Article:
Jessica Juno Transforming Terrains

  • Tauira / Student
    Jessica Juno
  • Kaiako / Lecturers
    Nooroa Tapuni, Susan Hedges

Transforming Terrains aims to share new ways people can understand the sites they encounter by connecting them with the terrain. This project investigates a methodology as a means to translate the narrative of a site’s transformation, through giving presence to the marks embedded within the terrain. The purpose of the developed methodology is to understand how a terrain has been shaped over time due to the influence of the external forces occupying its surfaces. Throughout this research the methodology has been trialed on three sites in Tamaki Makaurau Auckland: Takapuna Beach (coastal), pavers outside my house (domestic), and St Paul Street (urban). The most significant and present forces identified throughout this research have been caused by human intervention and by erosion.

Drawing and casting processes are used predominantly to articulate a narrative of the external forces occupying a site. They have become two methods that work alongside each other, each revealing a different way of reading the site. The process of reading is important because it speaks to the geological process of creating compressed recordings (layers) of time; unpacking these layers we can begin to more deeply understand a site’s compressed transformation.

The provided imagery documents the accumulation of recorded marks through drawings and casting. The drawings are from the site case study of St Paul Street. The castings are a collection that respond to all three case studies. As their processes vary from cast moulds of terrain to sand blasting in order to respond to the unique external force each site is occupied by.

Drawing became a more significant and continuous method to record each moment of transformation which I began to identify as layers that made up the terrain, suggesting a visualization of its timeline. Through drawing, my understanding of site and terrain constantly evolved. The more I drew, the more I could understand what the impacts of occupancy looked like and how this became a part of the terrain’s narrative of transformation which arose as cracks, markings, worn concrete, and re-applications of fresh concrete.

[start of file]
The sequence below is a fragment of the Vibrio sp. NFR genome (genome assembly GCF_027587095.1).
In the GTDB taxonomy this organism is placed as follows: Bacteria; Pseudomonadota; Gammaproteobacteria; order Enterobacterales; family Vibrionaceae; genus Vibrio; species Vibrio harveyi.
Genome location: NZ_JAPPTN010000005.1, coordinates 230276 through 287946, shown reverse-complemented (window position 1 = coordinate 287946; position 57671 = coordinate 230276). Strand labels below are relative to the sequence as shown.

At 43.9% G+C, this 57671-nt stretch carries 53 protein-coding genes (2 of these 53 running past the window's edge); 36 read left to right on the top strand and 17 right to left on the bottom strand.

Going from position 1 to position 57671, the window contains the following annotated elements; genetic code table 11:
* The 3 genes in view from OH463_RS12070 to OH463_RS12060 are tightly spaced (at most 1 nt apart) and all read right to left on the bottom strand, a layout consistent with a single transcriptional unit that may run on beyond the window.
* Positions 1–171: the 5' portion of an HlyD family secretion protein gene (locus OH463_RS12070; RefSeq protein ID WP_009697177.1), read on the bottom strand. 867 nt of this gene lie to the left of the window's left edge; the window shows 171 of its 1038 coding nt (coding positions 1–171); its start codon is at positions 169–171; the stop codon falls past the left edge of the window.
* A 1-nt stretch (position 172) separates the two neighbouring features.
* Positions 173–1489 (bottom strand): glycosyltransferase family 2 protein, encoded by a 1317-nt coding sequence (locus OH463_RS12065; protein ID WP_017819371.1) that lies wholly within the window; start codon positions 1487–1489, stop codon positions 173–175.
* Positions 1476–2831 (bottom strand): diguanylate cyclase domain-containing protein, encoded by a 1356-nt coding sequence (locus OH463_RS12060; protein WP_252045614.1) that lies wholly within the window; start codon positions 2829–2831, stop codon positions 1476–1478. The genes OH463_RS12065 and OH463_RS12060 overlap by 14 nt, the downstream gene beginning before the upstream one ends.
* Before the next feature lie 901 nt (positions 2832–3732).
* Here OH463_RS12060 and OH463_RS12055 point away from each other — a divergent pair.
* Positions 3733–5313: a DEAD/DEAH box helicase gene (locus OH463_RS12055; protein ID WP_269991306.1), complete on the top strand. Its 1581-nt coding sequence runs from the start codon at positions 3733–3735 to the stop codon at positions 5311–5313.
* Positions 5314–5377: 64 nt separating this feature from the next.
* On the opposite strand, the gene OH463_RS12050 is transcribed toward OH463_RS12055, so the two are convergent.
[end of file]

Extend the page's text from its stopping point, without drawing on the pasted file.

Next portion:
Throughout the project the drawings began to encapsulate spatial experience and the impact external forces have on the shaping of a terrain over time. Understanding the decision-making regarding methodology to retain the sense of time in my drawings is significant and emphasizes the importance and purpose of the project. Each drawing is printed separately onto the same piece of paper, the layers of lines sitting upon each other become apparent. Retaining individual layers but compressing them, conveys a sense of the convergence of time and terrain.

My methodology was significant in the unfolding of my own understanding of occupancy and how I could document traces of external force. My drawings and castings became a performative experience of occupancy in themselves. This inquiry has also further clarified my own development as an occupier and practitioner, causing me to question the ways in which I occupy space in order to speak through line and surface.